We know D.C. Get our free newsletter to stay in the know.
After getting pasted twice in consecutive weeks, the Redskins have fewer wins in their possession than the first-year Carolina Panthers—and the Panthers have played one less game. Small wonder that fans are choosing to spend this bye week yearning for days gone by.
Tim Brant, host of WMAL-AM’s morning drive-time show and a consistent homer, used a good chunk of his Monday broadcast to suggest that former Skins receiver Art Monk be put back in uniform. Most of Brant’s pitch focused on how Monk’s presence could add some luster to a dismal season, particularly during upcoming home games. His contemporary nostalgia was so enthusiastic that even Gus Frerotte agreed on the air that the “12th man” would be more likely to show up at RFK if Monk were dressed out again.
Brant’s hardly the first to advocate a return engagement for Monk—the topic has picked up a lot of steam on local talk radio shows in recent weeks. The clamor isn’t hard to understand; this is the third straight season the Skins are in thetoity, and Monk is a poster child for the Skins’ glory days. He was, after all, the very first player drafted by Washington in the 1980s, and he remained the steadiest performer throughout the greatest decade in franchise history. When he left after the 1993 season, he took more than just the NFL record for most receptions in a career (888) with him—he was our own Cal Ripken. And the fact that Monk’s tenure in burgundy-and-gold ended acrimoniously is an amazing shame.
Charley Casserly came off as incredibly heartless during Monk’s send-off, and until reparations are made to beloved No. 81, the GM’s Tin Man image will remain intact. Still, Monk deserves his share of blame for the soured relationship. Fair or not, Monk could have remained a Redskin if he’d abided by management’s verdict that his skills had declined substantially, and accepted the same salary cut so many other veterans were forced to take. But he appealed the team’s ruling to other general managers around the NFL and ended up playing a season in a Jets uniform for less than what the Skins had offered. When even the Jets—quite likely the least talented team in the league—instructed Monk to run a down-and-out all the way back to his home in the Virginia suburbs after last season, it was clear he should hang up his cleats.
Now, instead of going out gracefully by doing one of those sign-and-retire deals like the one Joe Montana did with the 49ers, Monk’s been in a holding pattern all year. Every few weeks, he’s gotten word out through his agent that he’s still in playing shape and ready to suit up.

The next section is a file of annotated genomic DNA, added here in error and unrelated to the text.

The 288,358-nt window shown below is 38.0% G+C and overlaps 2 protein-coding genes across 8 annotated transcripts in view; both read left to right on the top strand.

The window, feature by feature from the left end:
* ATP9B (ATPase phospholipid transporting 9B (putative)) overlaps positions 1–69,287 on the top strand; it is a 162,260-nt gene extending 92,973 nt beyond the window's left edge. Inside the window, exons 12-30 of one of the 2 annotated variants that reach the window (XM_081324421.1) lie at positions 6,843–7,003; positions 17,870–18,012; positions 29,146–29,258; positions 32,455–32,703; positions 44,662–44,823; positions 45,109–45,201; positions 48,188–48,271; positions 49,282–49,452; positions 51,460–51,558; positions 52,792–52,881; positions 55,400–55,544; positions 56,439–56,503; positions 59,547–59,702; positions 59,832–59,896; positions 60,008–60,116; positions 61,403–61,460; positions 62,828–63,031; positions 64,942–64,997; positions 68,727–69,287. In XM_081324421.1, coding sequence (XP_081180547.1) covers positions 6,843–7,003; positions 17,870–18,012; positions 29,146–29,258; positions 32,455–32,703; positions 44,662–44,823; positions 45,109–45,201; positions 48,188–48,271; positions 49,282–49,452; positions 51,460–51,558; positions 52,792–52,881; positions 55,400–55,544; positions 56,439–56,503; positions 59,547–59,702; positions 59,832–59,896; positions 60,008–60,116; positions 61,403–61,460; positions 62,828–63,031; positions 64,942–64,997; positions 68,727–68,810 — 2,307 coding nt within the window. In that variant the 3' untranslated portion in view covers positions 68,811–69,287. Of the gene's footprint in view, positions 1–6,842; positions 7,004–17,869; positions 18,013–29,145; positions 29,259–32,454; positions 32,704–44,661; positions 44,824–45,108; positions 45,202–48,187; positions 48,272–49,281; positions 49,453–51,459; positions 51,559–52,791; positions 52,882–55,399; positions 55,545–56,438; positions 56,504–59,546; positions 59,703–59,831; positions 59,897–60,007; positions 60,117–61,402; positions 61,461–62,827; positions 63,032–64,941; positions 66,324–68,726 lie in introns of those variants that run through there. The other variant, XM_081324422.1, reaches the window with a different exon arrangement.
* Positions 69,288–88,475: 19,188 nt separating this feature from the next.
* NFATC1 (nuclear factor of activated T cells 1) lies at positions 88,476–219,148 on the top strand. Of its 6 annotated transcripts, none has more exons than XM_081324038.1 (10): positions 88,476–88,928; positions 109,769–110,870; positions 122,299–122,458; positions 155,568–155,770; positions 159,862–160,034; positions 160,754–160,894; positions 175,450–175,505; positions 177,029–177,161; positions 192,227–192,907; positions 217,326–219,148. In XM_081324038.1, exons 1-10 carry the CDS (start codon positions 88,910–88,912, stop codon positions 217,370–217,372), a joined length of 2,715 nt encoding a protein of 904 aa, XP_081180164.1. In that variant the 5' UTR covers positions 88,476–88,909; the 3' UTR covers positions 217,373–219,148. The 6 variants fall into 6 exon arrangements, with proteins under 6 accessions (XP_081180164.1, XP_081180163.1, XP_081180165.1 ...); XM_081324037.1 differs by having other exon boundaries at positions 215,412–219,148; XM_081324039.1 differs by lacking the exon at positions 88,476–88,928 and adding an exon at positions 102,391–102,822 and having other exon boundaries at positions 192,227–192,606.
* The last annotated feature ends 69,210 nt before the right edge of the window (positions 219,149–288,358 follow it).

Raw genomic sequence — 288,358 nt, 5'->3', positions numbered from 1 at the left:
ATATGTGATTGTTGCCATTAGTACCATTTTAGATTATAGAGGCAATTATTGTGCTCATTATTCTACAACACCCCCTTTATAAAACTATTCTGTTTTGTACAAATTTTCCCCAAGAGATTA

Nobody ever convinced Monk it’s better to burn out than rust: Ten games into the season, nobody’s called Monk up, but he still sits by the phone. Monte Coleman, who was hung out to dry during the last off-season after 16 years with the Redskins, tried the same wait-and-see tack when Casserly didn’t offer him a contract for 1995. But Coleman smelled the coffee by the five-week mark and officially retired. And once Coleman made his announcement, the team made amends—including holding a luncheon in his honor and naming him an honorary captain at a home game. Casserly even stepped up, delivering an emotional public address extolling Coleman’s contributions. Monk could get that and more if he’d simply accept the obvious: His playing career is over. Yeah, yeah, Monk was great in his day, but the truth is he wasn’t doing much more than maintaining that overblown one-catch-per-game streak during his final few seasons in a Washington uniform. And none of the routes he ran in the Meadowlands last year indicated that the stopwatches at Redskin Park were faulty.
So how come Art lovers all around the Beltway are again asserting with straight faces that Monk should be put back in uniform for utilitarian purposes? Well, 24-3 about says it all—the Kansas City cataclysm provided plenty of incentive for fans to, like Monk, avoid reality. Washington’s receiving corps was sufficiently depleted even before the Chiefs game, and basically devastated afterwards. The team’s most gifted wideouts, well-seasoned Henry Ellard and the Redskins’ latest nominee for the All-Potential squad, rookie Michael Westbrook, were already out with injuries. That meant second- year man Leslie Shepherd, one of those dime-a-dozen receivers who lack Ellard’s speed and Westbrook’s size, was tossed atop the depth chart. Which is why Redskins quarterbacks, even when they weren’t on their backs, couldn’t find a receiver open in K.C.
At times, Frerotte played like, well, Heath Shuler, so he was yanked by Norv Turner in the fourth quarter. By then, even Shepherd had pulled a hamstring and joined Ellard and Westbrook on the bench. Until they come back, Tydus Winans, who didn’t have a catch in the Chiefs game, is the go-to guy of the Redskins passing game. No wonder people are invoking the the ghost of Monk.
It’s indeed a sorry situation. As long as there is no one to throw the ball to—regardless of who gets the nod at quarterback—Brant’s Monday-morning general managing will likely find a constituency. Here’s hoping the team doesn’t submit to the misguided, if well-intentioned, pleadings to dust Monk off.